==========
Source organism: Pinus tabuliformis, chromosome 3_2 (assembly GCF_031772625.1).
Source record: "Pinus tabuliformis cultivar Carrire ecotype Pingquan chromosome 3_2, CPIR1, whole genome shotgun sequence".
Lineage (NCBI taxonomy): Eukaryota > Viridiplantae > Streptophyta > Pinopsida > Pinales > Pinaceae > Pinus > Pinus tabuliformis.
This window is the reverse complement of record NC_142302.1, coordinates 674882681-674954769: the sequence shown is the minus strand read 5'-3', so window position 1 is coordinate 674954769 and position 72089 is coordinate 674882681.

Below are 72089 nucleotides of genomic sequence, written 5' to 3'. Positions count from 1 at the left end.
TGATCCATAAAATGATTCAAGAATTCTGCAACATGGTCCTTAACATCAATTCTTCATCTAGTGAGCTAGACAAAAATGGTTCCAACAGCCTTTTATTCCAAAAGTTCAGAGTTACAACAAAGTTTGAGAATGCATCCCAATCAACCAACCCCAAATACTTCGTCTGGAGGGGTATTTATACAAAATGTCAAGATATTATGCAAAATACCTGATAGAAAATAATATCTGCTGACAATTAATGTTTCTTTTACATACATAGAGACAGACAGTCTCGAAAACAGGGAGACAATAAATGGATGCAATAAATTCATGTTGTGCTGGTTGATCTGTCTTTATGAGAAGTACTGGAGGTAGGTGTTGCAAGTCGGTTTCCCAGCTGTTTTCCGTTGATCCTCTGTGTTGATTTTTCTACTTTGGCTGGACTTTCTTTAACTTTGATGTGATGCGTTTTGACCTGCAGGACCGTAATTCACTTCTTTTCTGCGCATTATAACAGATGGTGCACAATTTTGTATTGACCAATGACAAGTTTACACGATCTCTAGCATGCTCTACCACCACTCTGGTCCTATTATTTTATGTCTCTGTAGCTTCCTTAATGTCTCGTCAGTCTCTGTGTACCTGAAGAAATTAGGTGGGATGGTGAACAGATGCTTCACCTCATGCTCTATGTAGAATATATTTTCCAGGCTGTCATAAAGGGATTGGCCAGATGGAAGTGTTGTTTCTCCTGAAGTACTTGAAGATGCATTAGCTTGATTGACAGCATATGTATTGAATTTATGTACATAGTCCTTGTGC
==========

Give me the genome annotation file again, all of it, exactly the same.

Source organism: Pinus tabuliformis, chromosome 3_2 (assembly GCF_031772625.1).
Source record: "Pinus tabuliformis cultivar Carrire ecotype Pingquan chromosome 3_2, CPIR1, whole genome shotgun sequence".
Lineage (NCBI taxonomy): Eukaryota > Viridiplantae > Streptophyta > Pinopsida > Pinales > Pinaceae > Pinus > Pinus tabuliformis.
This window is the reverse complement of record NC_142302.1, coordinates 674882681-674954769: the sequence shown is the minus strand read 5'-3', so window position 1 is coordinate 674954769 and position 72089 is coordinate 674882681.

Below are 72089 nucleotides of genomic sequence, written 5' to 3'. Positions count from 1 at the left end.
TGATCCATAAAATGATTCAAGAATTCTGCAACATGGTCCTTAACATCAATTCTTCATCTAGTGAGCTAGACAAAAATGGTTCCAACAGCCTTTTATTCCAAAAGTTCAGAGTTACAACAAAGTTTGAGAATGCATCCCAATCAACCAACCCCAAATACTTCGTCTGGAGGGGTATTTATACAAAATGTCAAGATATTATGCAAAATACCTGATAGAAAATAATATCTGCTGACAATTAATGTTTCTTTTACATACATAGAGACAGACAGTCTCGAAAACAGGGAGACAATAAATGGATGCAATAAATTCATGTTGTGCTGGTTGATCTGTCTTTATGAGAAGTACTGGAGGTAGGTGTTGCAAGTCGGTTTCCCAGCTGTTTTCCGTTGATCCTCTGTGTTGATTTTTCTACTTTGGCTGGACTTTCTTTAACTTTGATGTGATGCGTTTTGACCTGCAGGACCGTAATTCACTTCTTTTCTGCGCATTATAACAGATGGTGCACAATTTTGTATTGACCAATGACAAGTTTACACGATCTCTAGCATGCTCTACCACCACTCTGGTCCTATTATTTTATGTCTCTGTAGCTTCCTTAATGTCTCGTCAGTCTCTGTGTACCTGAAGAAATTAGGTGGGATGGTGAACAGATGCTTCACCTCATGCTCTATGTAGAATATATTTTCCAGGCTGTCATAAAGGGATTGGCCAGATGGAAGTGTTGTTTCTCCTGAAGTACTTGAAGATGCATTAGCTTGATTGACAGCATATGTATTGAATTTATGTACATAGTCCTTGTGC